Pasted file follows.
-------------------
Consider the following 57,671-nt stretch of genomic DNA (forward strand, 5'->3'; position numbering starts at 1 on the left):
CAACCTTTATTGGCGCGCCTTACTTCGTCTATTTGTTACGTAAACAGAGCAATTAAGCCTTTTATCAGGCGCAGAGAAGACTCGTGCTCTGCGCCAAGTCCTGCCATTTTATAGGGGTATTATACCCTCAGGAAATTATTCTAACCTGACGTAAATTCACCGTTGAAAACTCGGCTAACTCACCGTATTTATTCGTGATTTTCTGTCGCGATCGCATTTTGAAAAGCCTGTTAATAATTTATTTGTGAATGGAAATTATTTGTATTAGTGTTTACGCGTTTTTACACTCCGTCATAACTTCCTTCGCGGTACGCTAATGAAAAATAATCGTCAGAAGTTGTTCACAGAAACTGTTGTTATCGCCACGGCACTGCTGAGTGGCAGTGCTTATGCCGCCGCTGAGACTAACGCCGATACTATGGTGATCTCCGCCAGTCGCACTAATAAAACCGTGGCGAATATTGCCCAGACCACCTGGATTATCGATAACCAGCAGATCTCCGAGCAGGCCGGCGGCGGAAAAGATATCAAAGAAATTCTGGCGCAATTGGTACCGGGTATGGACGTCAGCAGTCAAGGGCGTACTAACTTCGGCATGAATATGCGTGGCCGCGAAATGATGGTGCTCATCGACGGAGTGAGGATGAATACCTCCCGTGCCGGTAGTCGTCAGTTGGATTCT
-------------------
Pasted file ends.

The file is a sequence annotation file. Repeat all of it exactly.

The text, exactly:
Consider the following 57,671-nt stretch of genomic DNA (forward strand, 5'->3'; position numbering starts at 1 on the left):
CAACCTTTATTGGCGCGCCTTACTTCGTCTATTTGTTACGTAAACAGAGCAATTAAGCCTTTTATCAGGCGCAGAGAAGACTCGTGCTCTGCGCCAAGTCCTGCCATTTTATAGGGGTATTATACCCTCAGGAAATTATTCTAACCTGACGTAAATTCACCGTTGAAAACTCGGCTAACTCACCGTATTTATTCGTGATTTTCTGTCGCGATCGCATTTTGAAAAGCCTGTTAATAATTTATTTGTGAATGGAAATTATTTGTATTAGTGTTTACGCGTTTTTACACTCCGTCATAACTTCCTTCGCGGTACGCTAATGAAAAATAATCGTCAGAAGTTGTTCACAGAAACTGTTGTTATCGCCACGGCACTGCTGAGTGGCAGTGCTTATGCCGCCGCTGAGACTAACGCCGATACTATGGTGATCTCCGCCAGTCGCACTAATAAAACCGTGGCGAATATTGCCCAGACCACCTGGATTATCGATAACCAGCAGATCTCCGAGCAGGCCGGCGGCGGAAAAGATATCAAAGAAATTCTGGCGCAATTGGTACCGGGTATGGACGTCAGCAGTCAAGGGCGTACTAACTTCGGCATGAATATGCGTGGCCGCGAAATGATGGTGCTCATCGACGGAGTGAGGATGAATACCTCCCGTGCCGGTAGTCGTCAGTTGGATTCT